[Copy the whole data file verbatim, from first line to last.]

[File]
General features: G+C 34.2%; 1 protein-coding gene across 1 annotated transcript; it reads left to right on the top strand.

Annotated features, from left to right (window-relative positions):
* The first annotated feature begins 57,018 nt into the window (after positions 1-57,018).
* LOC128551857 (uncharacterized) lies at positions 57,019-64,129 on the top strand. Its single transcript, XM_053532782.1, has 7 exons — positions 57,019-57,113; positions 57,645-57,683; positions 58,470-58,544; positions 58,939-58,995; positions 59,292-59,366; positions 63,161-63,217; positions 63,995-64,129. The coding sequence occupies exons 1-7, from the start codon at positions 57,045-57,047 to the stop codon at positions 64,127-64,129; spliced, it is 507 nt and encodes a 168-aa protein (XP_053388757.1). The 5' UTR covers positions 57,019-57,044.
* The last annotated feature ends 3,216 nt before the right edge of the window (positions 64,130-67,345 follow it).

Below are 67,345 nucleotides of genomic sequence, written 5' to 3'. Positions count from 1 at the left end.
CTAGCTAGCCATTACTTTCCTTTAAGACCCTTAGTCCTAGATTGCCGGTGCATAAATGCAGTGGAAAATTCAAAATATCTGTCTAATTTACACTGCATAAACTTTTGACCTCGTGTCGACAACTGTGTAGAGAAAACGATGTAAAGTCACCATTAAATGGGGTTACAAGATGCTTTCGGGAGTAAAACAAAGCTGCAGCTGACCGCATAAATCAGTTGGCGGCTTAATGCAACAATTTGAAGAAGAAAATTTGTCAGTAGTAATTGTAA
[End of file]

General features: G+C 34.2%; 1 protein-coding gene across 1 annotated transcript; it reads left to right on the top strand.

Annotated features, from left to right (window-relative positions):
* The first annotated feature begins 57,018 nt into the window (after positions 1-57,018).
* LOC128551857 (uncharacterized) lies at positions 57,019-64,129 on the top strand. Its single transcript, XM_053532782.1, has 7 exons — positions 57,019-57,113; positions 57,645-57,683; positions 58,470-58,544; positions 58,939-58,995; positions 59,292-59,366; positions 63,161-63,217; positions 63,995-64,129. The coding sequence occupies exons 1-7, from the start codon at positions 57,045-57,047 to the stop codon at positions 64,127-64,129; spliced, it is 507 nt and encodes a 168-aa protein (XP_053388757.1). The 5' UTR covers positions 57,019-57,044.
* The last annotated feature ends 3,216 nt before the right edge of the window (positions 64,130-67,345 follow it).

Below are 67,345 nucleotides of genomic sequence, written 5' to 3'. Positions count from 1 at the left end.
CTAGCTAGCCATTACTTTCCTTTAAGACCCTTAGTCCTAGATTGCCGGTGCATAAATGCAGTGGAAAATTCAAAATATCTGTCTAATTTACACTGCATAAACTTTTGACCTCGTGTCGACAACTGTGTAGAGAAAACGATGTAAAGTCACCATTAAATGGGGTTACAAGATGCTTTCGGGAGTAAAACAAAGCTGCAGCTGACCGCATAAATCAGTTGGCGGCTTAATGCAACAATTTGAAGAAGAAAATTTGTCAGTAGTAATTGTAA